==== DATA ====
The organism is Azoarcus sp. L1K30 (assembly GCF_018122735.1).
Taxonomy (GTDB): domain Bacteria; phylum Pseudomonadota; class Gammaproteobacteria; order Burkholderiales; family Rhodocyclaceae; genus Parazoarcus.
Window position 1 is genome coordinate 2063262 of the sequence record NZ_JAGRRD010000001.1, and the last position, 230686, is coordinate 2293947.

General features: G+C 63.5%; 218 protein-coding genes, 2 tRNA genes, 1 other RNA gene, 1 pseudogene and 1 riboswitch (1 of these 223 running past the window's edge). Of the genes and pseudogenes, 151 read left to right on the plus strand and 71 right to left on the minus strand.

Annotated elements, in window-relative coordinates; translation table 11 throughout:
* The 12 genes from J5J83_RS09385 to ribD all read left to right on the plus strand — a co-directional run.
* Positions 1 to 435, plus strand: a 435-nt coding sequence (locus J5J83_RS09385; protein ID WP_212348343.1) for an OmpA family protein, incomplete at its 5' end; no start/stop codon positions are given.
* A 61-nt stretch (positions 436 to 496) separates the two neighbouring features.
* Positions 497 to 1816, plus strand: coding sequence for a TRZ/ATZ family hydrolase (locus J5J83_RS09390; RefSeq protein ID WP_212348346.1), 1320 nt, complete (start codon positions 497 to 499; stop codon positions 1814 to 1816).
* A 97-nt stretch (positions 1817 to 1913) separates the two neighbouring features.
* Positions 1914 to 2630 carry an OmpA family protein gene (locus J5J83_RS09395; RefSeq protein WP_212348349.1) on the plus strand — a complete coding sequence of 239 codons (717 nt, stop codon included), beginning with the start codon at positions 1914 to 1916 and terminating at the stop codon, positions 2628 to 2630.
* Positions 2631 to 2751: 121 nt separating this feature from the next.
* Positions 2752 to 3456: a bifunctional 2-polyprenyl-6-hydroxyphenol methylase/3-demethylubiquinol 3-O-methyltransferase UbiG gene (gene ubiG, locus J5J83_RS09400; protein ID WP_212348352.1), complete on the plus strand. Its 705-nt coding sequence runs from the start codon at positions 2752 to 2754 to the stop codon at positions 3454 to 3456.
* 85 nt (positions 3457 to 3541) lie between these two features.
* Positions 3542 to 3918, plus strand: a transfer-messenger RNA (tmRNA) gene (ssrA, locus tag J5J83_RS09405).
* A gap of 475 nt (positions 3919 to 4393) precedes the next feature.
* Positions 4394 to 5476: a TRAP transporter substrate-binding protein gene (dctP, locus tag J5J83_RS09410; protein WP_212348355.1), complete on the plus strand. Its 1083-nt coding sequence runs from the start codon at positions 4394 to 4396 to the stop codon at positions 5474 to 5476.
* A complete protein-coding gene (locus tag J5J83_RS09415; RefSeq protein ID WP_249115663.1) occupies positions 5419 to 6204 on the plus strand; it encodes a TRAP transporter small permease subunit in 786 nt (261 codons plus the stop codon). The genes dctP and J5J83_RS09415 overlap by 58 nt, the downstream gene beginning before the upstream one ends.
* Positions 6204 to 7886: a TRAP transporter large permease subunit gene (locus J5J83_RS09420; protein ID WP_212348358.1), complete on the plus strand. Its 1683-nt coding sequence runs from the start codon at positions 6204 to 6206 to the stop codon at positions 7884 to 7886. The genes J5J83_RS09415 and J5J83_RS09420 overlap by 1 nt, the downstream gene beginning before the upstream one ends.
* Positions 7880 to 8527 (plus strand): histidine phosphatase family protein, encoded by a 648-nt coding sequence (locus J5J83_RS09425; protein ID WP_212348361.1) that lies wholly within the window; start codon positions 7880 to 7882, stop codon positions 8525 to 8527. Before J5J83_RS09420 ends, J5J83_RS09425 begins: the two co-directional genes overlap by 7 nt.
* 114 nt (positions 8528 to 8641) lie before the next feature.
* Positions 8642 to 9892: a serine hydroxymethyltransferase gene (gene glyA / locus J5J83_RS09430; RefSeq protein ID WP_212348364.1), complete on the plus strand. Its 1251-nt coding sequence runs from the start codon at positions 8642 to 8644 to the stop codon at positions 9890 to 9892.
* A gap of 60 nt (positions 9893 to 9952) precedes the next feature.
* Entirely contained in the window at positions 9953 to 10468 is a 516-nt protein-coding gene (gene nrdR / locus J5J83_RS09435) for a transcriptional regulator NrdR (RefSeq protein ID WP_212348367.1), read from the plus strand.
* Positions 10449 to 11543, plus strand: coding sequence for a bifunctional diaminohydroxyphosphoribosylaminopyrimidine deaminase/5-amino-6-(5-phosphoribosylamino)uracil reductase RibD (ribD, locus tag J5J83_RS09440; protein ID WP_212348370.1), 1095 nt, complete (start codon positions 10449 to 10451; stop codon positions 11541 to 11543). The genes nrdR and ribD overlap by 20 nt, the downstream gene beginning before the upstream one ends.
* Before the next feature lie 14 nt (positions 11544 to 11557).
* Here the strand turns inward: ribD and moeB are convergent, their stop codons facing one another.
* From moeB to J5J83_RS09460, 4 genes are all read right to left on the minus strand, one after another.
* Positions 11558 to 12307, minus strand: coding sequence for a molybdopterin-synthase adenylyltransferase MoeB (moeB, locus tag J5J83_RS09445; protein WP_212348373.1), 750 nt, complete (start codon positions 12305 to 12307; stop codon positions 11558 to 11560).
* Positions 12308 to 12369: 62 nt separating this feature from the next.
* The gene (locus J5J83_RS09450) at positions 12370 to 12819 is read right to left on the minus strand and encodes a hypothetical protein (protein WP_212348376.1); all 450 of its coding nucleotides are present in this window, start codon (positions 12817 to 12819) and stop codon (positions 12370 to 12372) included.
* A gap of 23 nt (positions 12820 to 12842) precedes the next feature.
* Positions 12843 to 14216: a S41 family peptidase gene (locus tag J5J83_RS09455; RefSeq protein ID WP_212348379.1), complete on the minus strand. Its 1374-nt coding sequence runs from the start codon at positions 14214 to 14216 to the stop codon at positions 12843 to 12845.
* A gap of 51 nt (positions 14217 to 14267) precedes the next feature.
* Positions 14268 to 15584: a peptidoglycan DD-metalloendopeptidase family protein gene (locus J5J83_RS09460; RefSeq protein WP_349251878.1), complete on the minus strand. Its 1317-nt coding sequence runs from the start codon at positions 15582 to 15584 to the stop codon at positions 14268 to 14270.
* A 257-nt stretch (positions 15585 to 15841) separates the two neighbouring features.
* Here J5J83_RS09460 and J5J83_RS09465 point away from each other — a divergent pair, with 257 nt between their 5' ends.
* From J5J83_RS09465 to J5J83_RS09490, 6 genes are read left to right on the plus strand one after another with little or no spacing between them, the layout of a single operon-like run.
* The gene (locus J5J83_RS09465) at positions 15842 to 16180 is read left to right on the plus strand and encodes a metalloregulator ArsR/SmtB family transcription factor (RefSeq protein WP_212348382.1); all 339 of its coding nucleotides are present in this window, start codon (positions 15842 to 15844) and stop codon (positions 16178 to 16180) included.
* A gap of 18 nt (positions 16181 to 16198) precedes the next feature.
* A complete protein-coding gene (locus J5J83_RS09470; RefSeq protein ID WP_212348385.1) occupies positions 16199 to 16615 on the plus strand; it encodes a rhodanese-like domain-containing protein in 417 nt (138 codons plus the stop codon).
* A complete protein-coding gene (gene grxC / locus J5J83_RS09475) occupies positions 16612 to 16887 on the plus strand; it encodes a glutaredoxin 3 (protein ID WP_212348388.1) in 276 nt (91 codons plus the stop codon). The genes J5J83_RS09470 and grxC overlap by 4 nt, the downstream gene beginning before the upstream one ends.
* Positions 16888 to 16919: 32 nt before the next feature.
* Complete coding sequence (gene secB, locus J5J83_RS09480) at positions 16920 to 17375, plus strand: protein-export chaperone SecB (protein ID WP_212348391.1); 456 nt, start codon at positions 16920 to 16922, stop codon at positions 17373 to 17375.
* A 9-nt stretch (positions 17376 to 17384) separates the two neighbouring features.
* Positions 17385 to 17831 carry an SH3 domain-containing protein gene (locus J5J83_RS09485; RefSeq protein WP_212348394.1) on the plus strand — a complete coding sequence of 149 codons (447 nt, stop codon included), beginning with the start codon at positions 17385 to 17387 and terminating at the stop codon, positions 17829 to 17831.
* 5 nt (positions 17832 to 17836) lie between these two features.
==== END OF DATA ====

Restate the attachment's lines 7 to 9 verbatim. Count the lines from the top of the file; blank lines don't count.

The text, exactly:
* Positions 1 to 435, plus strand: a 435-nt coding sequence (locus J5J83_RS09385; protein ID WP_212348343.1) for an OmpA family protein, incomplete at its 5' end; no start/stop codon positions are given.
* A 61-nt stretch (positions 436 to 496) separates the two neighbouring features.
* Positions 497 to 1816, plus strand: coding sequence for a TRZ/ATZ family hydrolase (locus J5J83_RS09390; RefSeq protein ID WP_212348346.1), 1320 nt, complete (start codon positions 497 to 499; stop codon positions 1814 to 1816).